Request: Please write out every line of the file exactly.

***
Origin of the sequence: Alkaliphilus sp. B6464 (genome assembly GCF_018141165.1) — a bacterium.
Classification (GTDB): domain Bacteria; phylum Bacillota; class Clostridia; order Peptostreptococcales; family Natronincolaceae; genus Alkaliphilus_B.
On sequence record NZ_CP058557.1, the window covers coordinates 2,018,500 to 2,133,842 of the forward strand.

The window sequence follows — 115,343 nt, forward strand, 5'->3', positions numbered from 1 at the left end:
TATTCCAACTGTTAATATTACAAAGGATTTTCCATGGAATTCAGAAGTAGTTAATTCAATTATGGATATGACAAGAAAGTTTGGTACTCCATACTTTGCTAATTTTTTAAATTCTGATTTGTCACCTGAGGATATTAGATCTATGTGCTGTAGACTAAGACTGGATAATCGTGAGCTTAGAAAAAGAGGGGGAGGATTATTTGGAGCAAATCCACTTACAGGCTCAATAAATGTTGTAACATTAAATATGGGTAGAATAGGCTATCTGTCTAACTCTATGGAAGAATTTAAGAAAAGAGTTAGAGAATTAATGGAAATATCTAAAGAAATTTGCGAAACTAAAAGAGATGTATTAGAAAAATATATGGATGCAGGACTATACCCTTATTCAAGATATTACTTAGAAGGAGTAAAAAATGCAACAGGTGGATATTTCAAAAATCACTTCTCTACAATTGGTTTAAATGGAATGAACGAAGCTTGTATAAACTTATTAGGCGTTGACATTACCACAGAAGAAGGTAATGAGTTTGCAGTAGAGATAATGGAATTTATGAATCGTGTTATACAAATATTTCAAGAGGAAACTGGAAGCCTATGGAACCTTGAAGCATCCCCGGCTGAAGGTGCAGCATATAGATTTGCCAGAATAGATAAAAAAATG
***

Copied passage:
Origin of the sequence: Alkaliphilus sp. B6464 (genome assembly GCF_018141165.1) — a bacterium.
Classification (GTDB): domain Bacteria; phylum Bacillota; class Clostridia; order Peptostreptococcales; family Natronincolaceae; genus Alkaliphilus_B.
On sequence record NZ_CP058557.1, the window covers coordinates 2,018,500 to 2,133,842 of the forward strand.

The window sequence follows — 115,343 nt, forward strand, 5'->3', positions numbered from 1 at the left end:
TATTCCAACTGTTAATATTACAAAGGATTTTCCATGGAATTCAGAAGTAGTTAATTCAATTATGGATATGACAAGAAAGTTTGGTACTCCATACTTTGCTAATTTTTTAAATTCTGATTTGTCACCTGAGGATATTAGATCTATGTGCTGTAGACTAAGACTGGATAATCGTGAGCTTAGAAAAAGAGGGGGAGGATTATTTGGAGCAAATCCACTTACAGGCTCAATAAATGTTGTAACATTAAATATGGGTAGAATAGGCTATCTGTCTAACTCTATGGAAGAATTTAAGAAAAGAGTTAGAGAATTAATGGAAATATCTAAAGAAATTTGCGAAACTAAAAGAGATGTATTAGAAAAATATATGGATGCAGGACTATACCCTTATTCAAGATATTACTTAGAAGGAGTAAAAAATGCAACAGGTGGATATTTCAAAAATCACTTCTCTACAATTGGTTTAAATGGAATGAACGAAGCTTGTATAAACTTATTAGGCGTTGACATTACCACAGAAGAAGGTAATGAGTTTGCAGTAGAGATAATGGAATTTATGAATCGTGTTATACAAATATTTCAAGAGGAAACTGGAAGCCTATGGAACCTTGAAGCATCCCCGGCTGAAGGTGCAGCATATAGATTTGCCAGAATAGATAAAAAAATG